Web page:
CENTRAL TEXAS (KXAN) — With inflation levels impacting virtually all industry sectors in the last several months, businesses that specialize in quinceañeras are feeling those impacts as they also combat a surge in both backlogged and new celebrations.
Quinceañeras are celebrations in Hispanic and Latino cultures that mark a girl’s passage from girlhood to womanhood when she turns 15. Sometimes celebrated by teenage boys, they are akin to bar and bat mitzvah, said Jason Rubio and Ricky Lopez-Galindo, business owners involved in quince-centered services.
Prior to the COVID-19 pandemic, Lopez-Galindo said costs for quinceañeras often began around $10,000. Now? Those starting estimates have increased by thousands.
“By the end of an entire contract, or by the end of the event, [families are] spending at least another $5,000 to $8,000 more dollars than they would have spent back then in 2019,” he said. “So at least for us, in that big scale of doing events like that, it has created a huge impact for our community.”
Some of the most significant pinch points include dresses and venue costs, both Lopez-Galindo and Rubio said. Dresses, which previously cost about $1,000, can now go for $1,400, while some venues have nearly doubled their fees.
“People expect to pay a little more, but it is stopping some people. Some people said ‘I just, I don’t think I want to do it anymore. It’s a lot, it’s very expensive,'” Rubio recounted. “And I completely understand it.”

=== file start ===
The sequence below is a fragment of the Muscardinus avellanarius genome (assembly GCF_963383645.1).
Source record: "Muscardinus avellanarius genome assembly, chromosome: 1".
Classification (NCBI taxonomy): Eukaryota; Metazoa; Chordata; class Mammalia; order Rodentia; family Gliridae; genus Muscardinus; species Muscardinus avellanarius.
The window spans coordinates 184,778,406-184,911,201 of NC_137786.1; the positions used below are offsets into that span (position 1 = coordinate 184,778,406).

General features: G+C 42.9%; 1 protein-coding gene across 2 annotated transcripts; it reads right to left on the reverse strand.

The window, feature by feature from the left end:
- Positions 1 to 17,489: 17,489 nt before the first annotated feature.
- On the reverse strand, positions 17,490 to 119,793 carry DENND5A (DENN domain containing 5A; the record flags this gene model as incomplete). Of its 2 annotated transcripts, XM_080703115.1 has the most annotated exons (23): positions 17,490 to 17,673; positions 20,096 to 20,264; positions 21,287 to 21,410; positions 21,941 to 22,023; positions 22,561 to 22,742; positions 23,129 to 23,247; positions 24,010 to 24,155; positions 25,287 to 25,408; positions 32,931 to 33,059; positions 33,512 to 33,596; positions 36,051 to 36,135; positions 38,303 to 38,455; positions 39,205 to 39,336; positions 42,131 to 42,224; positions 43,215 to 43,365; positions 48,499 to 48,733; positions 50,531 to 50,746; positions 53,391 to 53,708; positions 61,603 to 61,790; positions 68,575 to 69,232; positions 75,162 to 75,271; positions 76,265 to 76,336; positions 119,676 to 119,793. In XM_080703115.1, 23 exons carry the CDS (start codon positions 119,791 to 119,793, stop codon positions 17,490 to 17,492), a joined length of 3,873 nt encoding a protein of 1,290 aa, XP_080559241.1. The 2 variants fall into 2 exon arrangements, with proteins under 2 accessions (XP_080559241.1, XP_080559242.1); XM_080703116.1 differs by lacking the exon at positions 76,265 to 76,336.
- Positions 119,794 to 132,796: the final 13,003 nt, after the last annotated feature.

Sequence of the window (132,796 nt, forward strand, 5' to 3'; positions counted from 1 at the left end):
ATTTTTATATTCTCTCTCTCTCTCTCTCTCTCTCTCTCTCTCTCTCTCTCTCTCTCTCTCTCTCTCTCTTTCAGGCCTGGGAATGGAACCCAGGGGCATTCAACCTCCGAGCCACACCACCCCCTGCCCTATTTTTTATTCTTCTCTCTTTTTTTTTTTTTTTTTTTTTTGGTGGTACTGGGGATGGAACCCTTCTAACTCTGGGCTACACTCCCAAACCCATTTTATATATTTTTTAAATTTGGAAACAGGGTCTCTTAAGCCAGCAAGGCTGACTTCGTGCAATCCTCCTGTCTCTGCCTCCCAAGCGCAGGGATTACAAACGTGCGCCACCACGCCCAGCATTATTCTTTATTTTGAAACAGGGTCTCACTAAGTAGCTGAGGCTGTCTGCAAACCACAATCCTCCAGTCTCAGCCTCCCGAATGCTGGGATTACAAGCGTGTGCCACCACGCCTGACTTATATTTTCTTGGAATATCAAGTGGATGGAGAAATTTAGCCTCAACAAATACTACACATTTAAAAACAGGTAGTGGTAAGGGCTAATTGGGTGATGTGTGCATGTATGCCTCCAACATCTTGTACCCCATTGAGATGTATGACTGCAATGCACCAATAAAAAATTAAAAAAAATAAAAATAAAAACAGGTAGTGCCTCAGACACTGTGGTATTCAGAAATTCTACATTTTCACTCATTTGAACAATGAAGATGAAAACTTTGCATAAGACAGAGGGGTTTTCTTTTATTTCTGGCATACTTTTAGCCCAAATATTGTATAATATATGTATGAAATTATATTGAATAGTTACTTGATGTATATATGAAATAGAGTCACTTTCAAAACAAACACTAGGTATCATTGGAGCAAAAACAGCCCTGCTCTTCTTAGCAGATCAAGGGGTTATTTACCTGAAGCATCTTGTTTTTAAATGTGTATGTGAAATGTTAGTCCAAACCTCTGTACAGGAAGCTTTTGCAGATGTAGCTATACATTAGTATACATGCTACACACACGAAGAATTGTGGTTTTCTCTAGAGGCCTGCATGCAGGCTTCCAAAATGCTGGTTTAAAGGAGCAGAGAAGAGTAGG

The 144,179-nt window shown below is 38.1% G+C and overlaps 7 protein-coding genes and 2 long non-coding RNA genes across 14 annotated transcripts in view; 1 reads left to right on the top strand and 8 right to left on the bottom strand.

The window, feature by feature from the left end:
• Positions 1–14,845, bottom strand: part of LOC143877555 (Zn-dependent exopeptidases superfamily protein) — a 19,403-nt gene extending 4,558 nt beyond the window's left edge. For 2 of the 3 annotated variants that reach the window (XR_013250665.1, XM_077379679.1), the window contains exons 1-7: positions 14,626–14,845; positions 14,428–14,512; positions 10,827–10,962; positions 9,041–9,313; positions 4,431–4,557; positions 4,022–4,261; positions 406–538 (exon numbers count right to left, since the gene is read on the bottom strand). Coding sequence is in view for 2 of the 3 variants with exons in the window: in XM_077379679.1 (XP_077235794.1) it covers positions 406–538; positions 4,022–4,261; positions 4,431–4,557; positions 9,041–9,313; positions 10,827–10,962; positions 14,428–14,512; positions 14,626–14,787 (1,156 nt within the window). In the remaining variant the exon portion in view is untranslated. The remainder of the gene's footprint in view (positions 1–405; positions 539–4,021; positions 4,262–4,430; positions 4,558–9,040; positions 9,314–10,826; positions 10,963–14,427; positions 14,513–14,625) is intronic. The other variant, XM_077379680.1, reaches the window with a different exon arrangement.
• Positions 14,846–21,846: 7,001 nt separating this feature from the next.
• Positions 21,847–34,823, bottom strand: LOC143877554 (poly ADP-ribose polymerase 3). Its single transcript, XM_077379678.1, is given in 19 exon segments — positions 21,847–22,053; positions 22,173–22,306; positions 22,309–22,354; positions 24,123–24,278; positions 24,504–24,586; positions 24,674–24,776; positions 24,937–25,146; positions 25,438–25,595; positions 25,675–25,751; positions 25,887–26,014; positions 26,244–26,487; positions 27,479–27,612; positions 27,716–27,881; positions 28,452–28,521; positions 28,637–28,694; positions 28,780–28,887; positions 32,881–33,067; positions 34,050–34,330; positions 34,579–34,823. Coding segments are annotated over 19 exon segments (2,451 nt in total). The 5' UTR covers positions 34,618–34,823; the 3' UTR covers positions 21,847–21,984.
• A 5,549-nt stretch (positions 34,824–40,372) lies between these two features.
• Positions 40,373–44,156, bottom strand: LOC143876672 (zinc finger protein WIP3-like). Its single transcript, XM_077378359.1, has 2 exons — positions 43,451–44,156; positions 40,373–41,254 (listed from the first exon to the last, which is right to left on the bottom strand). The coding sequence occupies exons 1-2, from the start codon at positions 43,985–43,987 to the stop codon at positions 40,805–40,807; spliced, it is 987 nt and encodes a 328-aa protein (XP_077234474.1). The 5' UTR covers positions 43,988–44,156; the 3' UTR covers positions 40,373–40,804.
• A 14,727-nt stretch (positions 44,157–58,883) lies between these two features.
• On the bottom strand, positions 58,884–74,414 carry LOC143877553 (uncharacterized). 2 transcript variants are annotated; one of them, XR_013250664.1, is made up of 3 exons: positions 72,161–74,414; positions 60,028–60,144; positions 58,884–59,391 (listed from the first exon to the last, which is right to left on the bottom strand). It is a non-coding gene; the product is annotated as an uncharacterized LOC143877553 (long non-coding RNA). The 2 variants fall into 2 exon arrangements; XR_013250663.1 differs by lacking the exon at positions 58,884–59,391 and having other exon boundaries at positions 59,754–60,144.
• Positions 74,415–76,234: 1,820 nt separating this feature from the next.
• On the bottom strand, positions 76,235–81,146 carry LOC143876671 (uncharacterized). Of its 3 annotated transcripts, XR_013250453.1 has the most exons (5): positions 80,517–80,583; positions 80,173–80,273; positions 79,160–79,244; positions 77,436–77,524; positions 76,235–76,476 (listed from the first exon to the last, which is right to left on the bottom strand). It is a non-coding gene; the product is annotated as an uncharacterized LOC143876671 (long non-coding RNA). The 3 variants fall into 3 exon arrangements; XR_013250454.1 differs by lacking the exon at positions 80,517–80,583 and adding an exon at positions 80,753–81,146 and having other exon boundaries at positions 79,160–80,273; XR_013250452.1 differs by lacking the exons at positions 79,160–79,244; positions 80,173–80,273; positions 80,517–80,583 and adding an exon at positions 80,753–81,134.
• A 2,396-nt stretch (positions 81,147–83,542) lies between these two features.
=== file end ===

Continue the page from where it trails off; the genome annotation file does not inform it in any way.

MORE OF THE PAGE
Lopez-Galindo owns Ricky’s Events and specializes in dresses, while Rubio is the owner and manager of Austin’s Best DJs. Together, they’ve collaborated on Quince Expos, a resource that brings together all elements of a quinceañera in the form of an expo event.
Their first expo of the year was held in June, while the next Quince Expos will be held in Kyle Oct. 9.
Both Rubio and Lopez-Galindo said they created these as a resource for families beginning preparations for the milestone celebration, creating a one-stop-shop to network with dressmakers, videographers, venue owners and caterers. It’s something they said they wanted to prioritize as the Central Texas region’s Hispanic and Latino population continues to grow.
And families will need plenty more time to prepare for these events. Prior to the pandemic, Lopez-Galindo and Rubio recommended families begin preparations a year before the quinceañera. Now, they’re stressing families begin planning at least two years before the celebration.
Next month’s expo will feature plenty of raffles to help ease some of the cost burdens, with giveaways of a free dress and photographers. It’ll also include food and cake tastings, dress modeling from the latest collection, and vendors such as photographers, events and live entertainment.
The event will be held in both English and Spanish to help accommodate more families.
“It’s gonna be a lot of fun, a lot of music, and most of all, coming to see everything that we offer to our community,” Lopez-Galindo said.
More information about Quince Expos and Kyle’s October event is available here.